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What you need to know about the new SEC municipal advisor rule
Publisher: Accounting Today
Author: Douglass Dalton
The SEC has recently announced the implementation of a new rule that oversees municipal advisors in order to crack down on potential conflicts of interests at the expense of both institutional and retail investors.
Municipal advisors are defined as a qualified finance professional who gives municipalities and non-profits advice on financial deals such as bond offerings. Under the municipal advisor rule that the SEC approved in September 2013, an advisor must be registered through the SEC as a municipal advisor and cannot have any other interest in the deal. The rule stipulates that municipal advisors now have a federal fiduciary duty to their clients and will be held to new professional qualification and conduct standards.
The implications of this new advisor rule involve the burdens of implementing change throughout the entire municipal advisor industry. Historically, it was common for those orchestrating the transaction to also dish out advice and counsel to the municipality or nonprofit entering into the deal. The problem with this model was that while most underwriters or brokers are fair and reasonable, entrusting a financial professional to give advice to a municipality or nonprofit when that professional could potentially benefit greatly if the municipality or nonprofit enters into the deal, creates an inherent conflict of interest. Unless an exemption is met, issuers will only be able to receive advice or recommendations from municipal advisors (those professionals with a fiduciary duty to the government or nonprofit), and no other parties, such as underwriters.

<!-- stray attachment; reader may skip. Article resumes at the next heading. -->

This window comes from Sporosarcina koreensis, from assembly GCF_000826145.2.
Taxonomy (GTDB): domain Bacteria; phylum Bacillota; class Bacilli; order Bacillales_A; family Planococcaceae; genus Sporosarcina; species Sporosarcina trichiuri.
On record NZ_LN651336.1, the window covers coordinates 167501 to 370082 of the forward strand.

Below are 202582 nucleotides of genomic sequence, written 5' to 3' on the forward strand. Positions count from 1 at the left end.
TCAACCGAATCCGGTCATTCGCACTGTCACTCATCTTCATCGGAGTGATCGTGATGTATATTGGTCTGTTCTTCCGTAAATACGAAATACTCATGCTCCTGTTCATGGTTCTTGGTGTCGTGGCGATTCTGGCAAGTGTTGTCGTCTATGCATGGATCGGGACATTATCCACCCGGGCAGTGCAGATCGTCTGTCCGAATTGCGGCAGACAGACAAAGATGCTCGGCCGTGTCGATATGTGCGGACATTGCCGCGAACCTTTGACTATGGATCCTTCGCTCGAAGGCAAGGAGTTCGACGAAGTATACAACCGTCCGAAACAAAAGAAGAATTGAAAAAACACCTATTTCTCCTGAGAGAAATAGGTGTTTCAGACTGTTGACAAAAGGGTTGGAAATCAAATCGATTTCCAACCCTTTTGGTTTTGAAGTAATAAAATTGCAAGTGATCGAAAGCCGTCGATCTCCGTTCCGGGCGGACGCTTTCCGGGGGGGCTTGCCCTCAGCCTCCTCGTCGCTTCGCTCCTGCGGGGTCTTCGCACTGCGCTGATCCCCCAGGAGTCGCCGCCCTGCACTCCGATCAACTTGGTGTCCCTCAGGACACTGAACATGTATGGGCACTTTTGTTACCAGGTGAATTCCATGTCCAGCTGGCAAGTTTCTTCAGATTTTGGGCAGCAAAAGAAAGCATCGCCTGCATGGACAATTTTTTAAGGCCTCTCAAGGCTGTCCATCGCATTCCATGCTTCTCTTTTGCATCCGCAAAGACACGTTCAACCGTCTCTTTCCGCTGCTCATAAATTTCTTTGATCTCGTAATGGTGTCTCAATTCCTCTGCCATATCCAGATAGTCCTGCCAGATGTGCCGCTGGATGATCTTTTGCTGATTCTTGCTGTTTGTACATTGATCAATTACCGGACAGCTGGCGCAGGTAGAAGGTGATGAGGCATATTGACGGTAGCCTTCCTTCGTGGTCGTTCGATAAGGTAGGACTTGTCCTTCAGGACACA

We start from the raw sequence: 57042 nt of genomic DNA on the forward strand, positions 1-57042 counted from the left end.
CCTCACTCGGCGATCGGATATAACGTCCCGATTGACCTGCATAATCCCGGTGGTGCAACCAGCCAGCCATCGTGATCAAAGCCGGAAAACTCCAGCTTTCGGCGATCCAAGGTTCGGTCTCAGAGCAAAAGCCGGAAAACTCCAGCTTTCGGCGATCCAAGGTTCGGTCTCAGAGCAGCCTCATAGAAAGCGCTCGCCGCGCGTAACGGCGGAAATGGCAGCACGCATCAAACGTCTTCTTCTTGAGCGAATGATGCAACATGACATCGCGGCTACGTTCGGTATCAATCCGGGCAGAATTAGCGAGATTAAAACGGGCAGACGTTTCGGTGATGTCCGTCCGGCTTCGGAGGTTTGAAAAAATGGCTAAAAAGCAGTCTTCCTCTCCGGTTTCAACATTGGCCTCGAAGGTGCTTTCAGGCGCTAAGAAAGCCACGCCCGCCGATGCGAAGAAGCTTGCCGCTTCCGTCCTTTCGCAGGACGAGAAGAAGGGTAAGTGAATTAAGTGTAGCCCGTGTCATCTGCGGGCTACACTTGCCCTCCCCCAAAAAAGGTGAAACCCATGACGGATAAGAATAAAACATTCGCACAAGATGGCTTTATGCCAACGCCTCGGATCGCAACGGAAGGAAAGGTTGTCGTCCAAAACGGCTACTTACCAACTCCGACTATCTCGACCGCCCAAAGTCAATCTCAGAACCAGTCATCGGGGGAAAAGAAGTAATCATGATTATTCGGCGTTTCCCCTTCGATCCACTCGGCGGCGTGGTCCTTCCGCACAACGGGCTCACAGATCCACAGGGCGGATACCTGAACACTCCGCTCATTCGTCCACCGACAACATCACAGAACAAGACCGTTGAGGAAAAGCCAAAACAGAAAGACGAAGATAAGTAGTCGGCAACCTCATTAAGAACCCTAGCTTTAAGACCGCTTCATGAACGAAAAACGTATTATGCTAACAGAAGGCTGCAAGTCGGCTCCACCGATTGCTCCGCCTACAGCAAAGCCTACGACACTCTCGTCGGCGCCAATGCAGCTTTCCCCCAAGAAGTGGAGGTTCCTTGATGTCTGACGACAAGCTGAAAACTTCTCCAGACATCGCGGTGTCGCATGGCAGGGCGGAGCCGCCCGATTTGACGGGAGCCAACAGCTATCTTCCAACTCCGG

For more detailed analysis on the new SEC municipal advisor rule, please access the full article here.
For assistance with meeting the SEC municipal advisor registration requirements, please call 303-353-1945